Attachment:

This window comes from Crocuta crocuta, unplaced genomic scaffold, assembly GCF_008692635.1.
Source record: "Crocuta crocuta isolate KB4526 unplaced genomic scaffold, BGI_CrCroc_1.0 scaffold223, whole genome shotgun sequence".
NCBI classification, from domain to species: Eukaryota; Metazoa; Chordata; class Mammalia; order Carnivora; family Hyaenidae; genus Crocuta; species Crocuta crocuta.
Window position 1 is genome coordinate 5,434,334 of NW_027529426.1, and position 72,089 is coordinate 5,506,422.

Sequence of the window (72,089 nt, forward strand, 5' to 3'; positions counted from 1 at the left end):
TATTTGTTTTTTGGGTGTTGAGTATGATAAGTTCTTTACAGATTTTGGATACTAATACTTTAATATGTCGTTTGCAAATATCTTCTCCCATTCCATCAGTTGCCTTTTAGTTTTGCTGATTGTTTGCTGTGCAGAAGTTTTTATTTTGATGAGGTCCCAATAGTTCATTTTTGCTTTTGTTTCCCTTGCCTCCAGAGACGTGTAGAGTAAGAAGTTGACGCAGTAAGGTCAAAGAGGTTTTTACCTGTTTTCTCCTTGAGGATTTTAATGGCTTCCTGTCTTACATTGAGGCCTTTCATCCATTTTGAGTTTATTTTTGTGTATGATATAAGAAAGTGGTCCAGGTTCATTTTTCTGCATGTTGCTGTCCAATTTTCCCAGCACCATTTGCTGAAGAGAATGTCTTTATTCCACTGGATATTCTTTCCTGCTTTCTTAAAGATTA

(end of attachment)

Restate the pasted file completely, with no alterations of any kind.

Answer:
This window comes from Crocuta crocuta, unplaced genomic scaffold, assembly GCF_008692635.1.
Source record: "Crocuta crocuta isolate KB4526 unplaced genomic scaffold, BGI_CrCroc_1.0 scaffold223, whole genome shotgun sequence".
NCBI classification, from domain to species: Eukaryota; Metazoa; Chordata; class Mammalia; order Carnivora; family Hyaenidae; genus Crocuta; species Crocuta crocuta.
Window position 1 is genome coordinate 5,434,334 of NW_027529426.1, and position 72,089 is coordinate 5,506,422.

Sequence of the window (72,089 nt, forward strand, 5' to 3'; positions counted from 1 at the left end):
TATTTGTTTTTTGGGTGTTGAGTATGATAAGTTCTTTACAGATTTTGGATACTAATACTTTAATATGTCGTTTGCAAATATCTTCTCCCATTCCATCAGTTGCCTTTTAGTTTTGCTGATTGTTTGCTGTGCAGAAGTTTTTATTTTGATGAGGTCCCAATAGTTCATTTTTGCTTTTGTTTCCCTTGCCTCCAGAGACGTGTAGAGTAAGAAGTTGACGCAGTAAGGTCAAAGAGGTTTTTACCTGTTTTCTCCTTGAGGATTTTAATGGCTTCCTGTCTTACATTGAGGCCTTTCATCCATTTTGAGTTTATTTTTGTGTATGATATAAGAAAGTGGTCCAGGTTCATTTTTCTGCATGTTGCTGTCCAATTTTCCCAGCACCATTTGCTGAAGAGAATGTCTTTATTCCACTGGATATTCTTTCCTGCTTTCTTAAAGATTA